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SYDNEY – James Packer’s Consolidated Media Holdings (CMH) confirmed today its received a binding proposal from News Corp. to acquire the company in a AUS$1.94 billion ($2 billion) takeover which will secure Rupert Murdoch’s company a dominant position in Australia’s pay TV market, doubling its stake to 50 percent of major pay TV provider, Foxtel and 100 percent of sports broadcaster Fox Sports.
The sale figure, set at $3.55 a share and a 6 cents a share dividend is marginally higher than the $3.60 a share offer News Corp. through its Australian division, News Limited, made for CMH in June. .
The bid price represents a multiple of 9.4x earnings and a premium of approximately 15 percent to CMH’s volume weighted average share price over the three month period to 3 May 2012
The CMH board has recommended shareholders accept News’ offer, in the absence of another offer.
Packer, who holds 51 percent of CMH, said, “In my view, this is a great outcome for CMH shareholders and for News and it reflects a fair price.”.
“I have had the opportunity to work with some of the best media executives in the country through my shareholding in CMH:John Alexander, executive chairman of CMH, who also sits with me on the boards of some of CPH’s other investments; Kim Williams, the former chief executive of Foxtel, who I expect in his new role will guide News from strength-to-strength; as well as the representatives of CMH’s second largest shareholder-Ryan Stokes and Peter Gammell, and of course Seven Group Chairman Kerry Stokes, who have been not only excellent supporters of CMH, but also great friends,” Packer added.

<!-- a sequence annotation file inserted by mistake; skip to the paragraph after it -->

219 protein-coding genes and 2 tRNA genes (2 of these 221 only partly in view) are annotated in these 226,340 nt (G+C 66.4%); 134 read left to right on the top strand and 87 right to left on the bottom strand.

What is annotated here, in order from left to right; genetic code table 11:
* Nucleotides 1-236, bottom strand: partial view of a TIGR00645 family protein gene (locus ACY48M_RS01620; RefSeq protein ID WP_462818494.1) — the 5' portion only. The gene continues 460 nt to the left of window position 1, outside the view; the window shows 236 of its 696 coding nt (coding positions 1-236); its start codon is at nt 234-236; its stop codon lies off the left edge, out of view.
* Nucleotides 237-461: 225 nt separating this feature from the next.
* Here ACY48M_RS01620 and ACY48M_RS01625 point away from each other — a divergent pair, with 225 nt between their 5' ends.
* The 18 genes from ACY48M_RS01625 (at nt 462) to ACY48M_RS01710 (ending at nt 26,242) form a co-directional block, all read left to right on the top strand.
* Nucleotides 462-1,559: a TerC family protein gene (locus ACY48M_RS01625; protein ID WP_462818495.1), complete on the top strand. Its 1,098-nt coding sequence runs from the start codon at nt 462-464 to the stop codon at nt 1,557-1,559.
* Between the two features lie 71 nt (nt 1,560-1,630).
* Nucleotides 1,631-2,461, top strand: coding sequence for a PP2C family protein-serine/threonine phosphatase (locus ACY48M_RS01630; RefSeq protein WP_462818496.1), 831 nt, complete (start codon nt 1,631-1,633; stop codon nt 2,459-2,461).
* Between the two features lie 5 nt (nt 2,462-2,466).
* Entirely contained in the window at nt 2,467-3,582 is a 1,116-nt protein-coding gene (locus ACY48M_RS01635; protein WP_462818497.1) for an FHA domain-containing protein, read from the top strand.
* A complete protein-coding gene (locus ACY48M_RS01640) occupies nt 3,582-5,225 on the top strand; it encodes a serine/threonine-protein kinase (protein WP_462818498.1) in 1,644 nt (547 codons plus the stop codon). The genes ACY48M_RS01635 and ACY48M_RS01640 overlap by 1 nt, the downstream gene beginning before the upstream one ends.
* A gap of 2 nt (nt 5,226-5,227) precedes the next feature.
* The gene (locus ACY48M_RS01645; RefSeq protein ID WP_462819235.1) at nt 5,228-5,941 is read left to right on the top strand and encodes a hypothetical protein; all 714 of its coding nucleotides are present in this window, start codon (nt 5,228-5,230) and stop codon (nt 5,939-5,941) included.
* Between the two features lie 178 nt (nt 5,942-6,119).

Seven Group Holdings has not yet indicated if it will accept the News offer.
Seven Group, which owns the Seven television network here, has previously said its considering its options in relation to News’ offer, as well as seeking advice from competition regulator, the Australian Competition and Consumer Commission, which has greenlit the News offer, on whether it could make its own takeover offer for CMH.
Seven Group chief executive Peter Gammell said last month that Seven would wait for the regulator’s decision before deciding whether to accept the News offer
The sell off by Packer means he is new exiting the Australian media business, once dominated by his father Kerry Packer, who founded the Nine television network over 50 years ago. The Packer’s also ran Australian Consolidated Press (ACP) magazines, founded by Kerry’s father, Sir Frank, but which was yesterday sold to German publishing house Bauer Media. James Packer’s focus is now on his multibillion dollar global gaming and casino business.
The News Corp. acquisition of CMH is expected to be finalized in November, with Foreign Investment Review Board and shareholder approval still needed.
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